Tuesday, March 2, 2010

Catholic Writers Conference Online

This week, I've had the pleasure of "attending" the Catholic Writers Conference Online. While I was raised Catholic, I am not a practicing Catholic. This doesn't mean I can't gain some useful information from this conference. In their promotional materials, The Catholic Writers Guild specifies you don't need to be Catholic to attend. While there is some preference given to Catholic writers, such as first choice for certain pitch sessions, there is something for everyone here at this free conference.

Many of the presenters here also present at the Muse Online Conference in the fall. While the CWCO is a much smaller conference, it has the potential to grow. For those of the Catholic faith, there are morning prayer chats and chats relating to how faith connects with one's writing. There are many more chats dedicated to the general population with chats about query letters, Twitter, blogging, newspaper writing, writing historical fiction, and finding a literary agent. The chats are run on EST and go from 8:00 a.m. to 9:00 p.m. daily for a week.

In addition to the chats, there are a number of workshops available 24 hours a day where attendees can post homework assignments, chat with the presenters and ask questions of the presenters. Several editors and agents agreed to do critiques for a limited number of attendees based on first to apply for the privilege.

I found out about this conference from a post on a writing forum to which I belong. I checked out the website and decided it was an opportunity worth taking. Keeping oneself educated and being open to new experiences is important to writers. If this information comes at low or no-cost, all the better in this tight economy. Of course, the presenters ask for a donation to help defray costs, but in return people who do give money are sent a PDF of the chats and forum handouts.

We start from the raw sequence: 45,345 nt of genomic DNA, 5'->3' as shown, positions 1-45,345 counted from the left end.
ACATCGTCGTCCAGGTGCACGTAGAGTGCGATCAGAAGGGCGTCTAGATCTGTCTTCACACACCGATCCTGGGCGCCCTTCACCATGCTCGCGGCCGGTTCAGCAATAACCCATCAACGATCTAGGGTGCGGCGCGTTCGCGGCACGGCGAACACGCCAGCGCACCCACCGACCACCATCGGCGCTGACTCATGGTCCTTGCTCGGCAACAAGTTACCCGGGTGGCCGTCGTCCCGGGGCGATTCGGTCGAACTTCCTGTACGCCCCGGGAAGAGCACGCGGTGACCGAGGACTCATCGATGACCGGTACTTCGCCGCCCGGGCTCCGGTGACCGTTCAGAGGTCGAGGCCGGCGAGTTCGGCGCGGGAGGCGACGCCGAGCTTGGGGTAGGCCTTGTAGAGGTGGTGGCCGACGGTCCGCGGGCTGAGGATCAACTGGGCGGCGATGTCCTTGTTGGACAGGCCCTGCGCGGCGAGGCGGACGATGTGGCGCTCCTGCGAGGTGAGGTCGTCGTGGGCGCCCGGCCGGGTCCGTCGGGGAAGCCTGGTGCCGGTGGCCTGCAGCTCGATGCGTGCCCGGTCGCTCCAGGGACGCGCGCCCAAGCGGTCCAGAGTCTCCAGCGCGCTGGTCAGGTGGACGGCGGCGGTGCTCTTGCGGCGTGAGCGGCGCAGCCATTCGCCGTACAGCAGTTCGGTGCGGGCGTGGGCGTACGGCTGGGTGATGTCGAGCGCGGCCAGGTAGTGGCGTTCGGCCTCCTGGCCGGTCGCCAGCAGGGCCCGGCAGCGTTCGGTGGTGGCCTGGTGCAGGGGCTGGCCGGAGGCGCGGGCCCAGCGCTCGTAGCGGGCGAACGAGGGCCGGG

If this sounds like something you might find worthwhile, check out the website and bookmark it for next spring. You can find information at http://www.catholicwritersconference.com/

6 comments:

  1. The smaller size means one can get into more depth during the workshops. Don't get me wrong, I love the sprawl of Muse, but I totally appreciate this as well!

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  2. It is a great conference Penny. I'm not Catholic, but since I didn't have to be to participate, I thought I'd check it out. I've not been able to do as much as I'd like, but I've learned a few things.

    Great post!

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  3. Devon, you are correct. There is much more "individual" attention and the ability to post longer homework assignments as the presenters aren't overwhelmed with hundreds of posts. Thanks for stopping by.

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  4. Susanne, Glad you were able to participate. As with all online conferences, there is so much to do and so little time. Thanks for stopping by.

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  5. And that's where I found your blog. It's a great conference, isn't it? I'm learning so much, I think my brain's on overload. LOL I'm pitching my novel tonight. Wish me luck! :)

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  6. Hi Amanda, Good luck with your pitch. Just remember, if this one doesn't work, the next one might. Never give up. Nice to have you here visiting and I hope you come back again.

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